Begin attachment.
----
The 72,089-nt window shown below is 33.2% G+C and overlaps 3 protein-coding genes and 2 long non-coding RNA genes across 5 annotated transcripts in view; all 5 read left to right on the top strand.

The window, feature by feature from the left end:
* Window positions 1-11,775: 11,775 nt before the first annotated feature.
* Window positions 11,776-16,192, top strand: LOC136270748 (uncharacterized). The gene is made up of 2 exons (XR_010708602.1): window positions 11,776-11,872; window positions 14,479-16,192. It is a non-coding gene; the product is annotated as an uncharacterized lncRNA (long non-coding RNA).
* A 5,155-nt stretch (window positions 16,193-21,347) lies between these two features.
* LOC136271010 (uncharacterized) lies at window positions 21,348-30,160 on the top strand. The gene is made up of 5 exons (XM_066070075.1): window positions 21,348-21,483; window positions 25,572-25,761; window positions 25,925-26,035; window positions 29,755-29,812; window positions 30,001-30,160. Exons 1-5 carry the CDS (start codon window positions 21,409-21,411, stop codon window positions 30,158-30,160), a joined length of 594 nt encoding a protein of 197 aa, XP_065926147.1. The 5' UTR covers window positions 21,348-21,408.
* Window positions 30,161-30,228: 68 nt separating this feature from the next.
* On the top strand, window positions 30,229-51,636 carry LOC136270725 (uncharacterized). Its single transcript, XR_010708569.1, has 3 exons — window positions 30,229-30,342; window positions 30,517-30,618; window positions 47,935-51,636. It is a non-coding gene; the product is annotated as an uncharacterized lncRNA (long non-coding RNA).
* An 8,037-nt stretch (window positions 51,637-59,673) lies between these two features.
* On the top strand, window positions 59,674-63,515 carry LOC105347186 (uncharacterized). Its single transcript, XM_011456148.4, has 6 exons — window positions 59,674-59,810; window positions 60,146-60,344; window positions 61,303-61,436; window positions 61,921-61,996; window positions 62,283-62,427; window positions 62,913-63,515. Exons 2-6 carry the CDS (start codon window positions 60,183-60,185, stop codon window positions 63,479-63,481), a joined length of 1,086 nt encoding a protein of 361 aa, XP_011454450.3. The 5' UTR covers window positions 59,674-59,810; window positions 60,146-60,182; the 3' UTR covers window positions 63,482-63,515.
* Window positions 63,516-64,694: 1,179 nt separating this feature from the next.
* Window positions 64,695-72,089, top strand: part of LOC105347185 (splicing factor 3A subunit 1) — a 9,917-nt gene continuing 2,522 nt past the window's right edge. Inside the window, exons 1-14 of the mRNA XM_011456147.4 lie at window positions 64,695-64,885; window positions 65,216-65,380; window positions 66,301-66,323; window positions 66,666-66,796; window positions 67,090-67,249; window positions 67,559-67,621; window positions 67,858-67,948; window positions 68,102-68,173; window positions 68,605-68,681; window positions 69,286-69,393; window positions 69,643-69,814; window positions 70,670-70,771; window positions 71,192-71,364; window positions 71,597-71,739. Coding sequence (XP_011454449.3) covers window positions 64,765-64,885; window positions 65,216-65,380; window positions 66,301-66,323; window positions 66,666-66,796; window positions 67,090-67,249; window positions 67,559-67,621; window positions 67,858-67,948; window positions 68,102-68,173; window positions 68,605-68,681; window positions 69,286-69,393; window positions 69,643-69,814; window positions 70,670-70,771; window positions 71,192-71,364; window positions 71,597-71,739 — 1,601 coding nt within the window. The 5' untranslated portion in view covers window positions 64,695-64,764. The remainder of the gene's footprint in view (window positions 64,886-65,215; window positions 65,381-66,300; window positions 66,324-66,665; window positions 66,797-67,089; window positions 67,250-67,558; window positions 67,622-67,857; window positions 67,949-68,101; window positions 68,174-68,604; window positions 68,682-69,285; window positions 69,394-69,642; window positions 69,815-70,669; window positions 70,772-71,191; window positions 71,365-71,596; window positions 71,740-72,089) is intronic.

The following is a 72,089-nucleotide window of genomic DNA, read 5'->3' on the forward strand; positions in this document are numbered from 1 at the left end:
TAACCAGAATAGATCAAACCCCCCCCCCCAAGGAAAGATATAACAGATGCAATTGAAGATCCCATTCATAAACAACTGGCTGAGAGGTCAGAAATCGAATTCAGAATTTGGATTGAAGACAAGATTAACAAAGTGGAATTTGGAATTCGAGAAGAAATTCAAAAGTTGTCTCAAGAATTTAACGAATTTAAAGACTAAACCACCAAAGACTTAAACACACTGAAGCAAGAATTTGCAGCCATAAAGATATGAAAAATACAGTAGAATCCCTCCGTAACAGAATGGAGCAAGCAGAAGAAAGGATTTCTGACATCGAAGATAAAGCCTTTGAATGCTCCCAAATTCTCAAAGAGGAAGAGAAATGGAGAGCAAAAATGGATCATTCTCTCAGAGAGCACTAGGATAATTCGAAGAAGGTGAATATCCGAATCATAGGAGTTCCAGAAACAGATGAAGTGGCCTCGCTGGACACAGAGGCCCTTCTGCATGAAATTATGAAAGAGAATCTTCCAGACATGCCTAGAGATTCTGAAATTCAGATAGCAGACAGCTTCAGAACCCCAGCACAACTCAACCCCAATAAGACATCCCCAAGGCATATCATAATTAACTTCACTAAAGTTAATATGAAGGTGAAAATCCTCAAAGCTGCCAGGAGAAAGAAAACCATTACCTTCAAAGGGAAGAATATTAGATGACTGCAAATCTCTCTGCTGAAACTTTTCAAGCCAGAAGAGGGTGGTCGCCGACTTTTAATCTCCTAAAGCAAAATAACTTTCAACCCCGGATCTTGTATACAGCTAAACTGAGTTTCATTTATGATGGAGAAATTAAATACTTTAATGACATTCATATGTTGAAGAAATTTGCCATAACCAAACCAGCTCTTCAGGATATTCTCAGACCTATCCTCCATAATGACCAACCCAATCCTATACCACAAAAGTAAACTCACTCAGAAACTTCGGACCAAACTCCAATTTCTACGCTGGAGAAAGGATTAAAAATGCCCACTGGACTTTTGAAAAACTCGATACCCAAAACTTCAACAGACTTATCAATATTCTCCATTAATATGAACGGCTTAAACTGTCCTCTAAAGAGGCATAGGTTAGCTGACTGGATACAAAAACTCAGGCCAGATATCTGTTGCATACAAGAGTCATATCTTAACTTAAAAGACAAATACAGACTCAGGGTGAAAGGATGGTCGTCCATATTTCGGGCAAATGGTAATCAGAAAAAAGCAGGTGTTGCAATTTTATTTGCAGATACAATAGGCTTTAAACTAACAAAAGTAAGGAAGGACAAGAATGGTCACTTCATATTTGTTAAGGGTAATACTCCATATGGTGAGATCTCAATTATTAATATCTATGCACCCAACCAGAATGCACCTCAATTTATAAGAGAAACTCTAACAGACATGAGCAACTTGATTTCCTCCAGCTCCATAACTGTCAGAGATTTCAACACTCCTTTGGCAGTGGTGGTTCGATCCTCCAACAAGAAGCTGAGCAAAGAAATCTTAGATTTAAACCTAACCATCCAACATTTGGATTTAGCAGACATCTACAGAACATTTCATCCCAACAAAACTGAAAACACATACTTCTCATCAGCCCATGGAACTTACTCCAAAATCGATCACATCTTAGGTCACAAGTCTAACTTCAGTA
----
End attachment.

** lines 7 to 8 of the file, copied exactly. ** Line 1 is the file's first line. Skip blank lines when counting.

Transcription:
* Window positions 30,161-30,228: 68 nt separating this feature from the next.
* On the top strand, window positions 30,229-51,636 carry LOC136270725 (uncharacterized). Its single transcript, XR_010708569.1, has 3 exons — window positions 30,229-30,342; window positions 30,517-30,618; window positions 47,935-51,636. It is a non-coding gene; the product is annotated as an uncharacterized lncRNA (long non-coding RNA).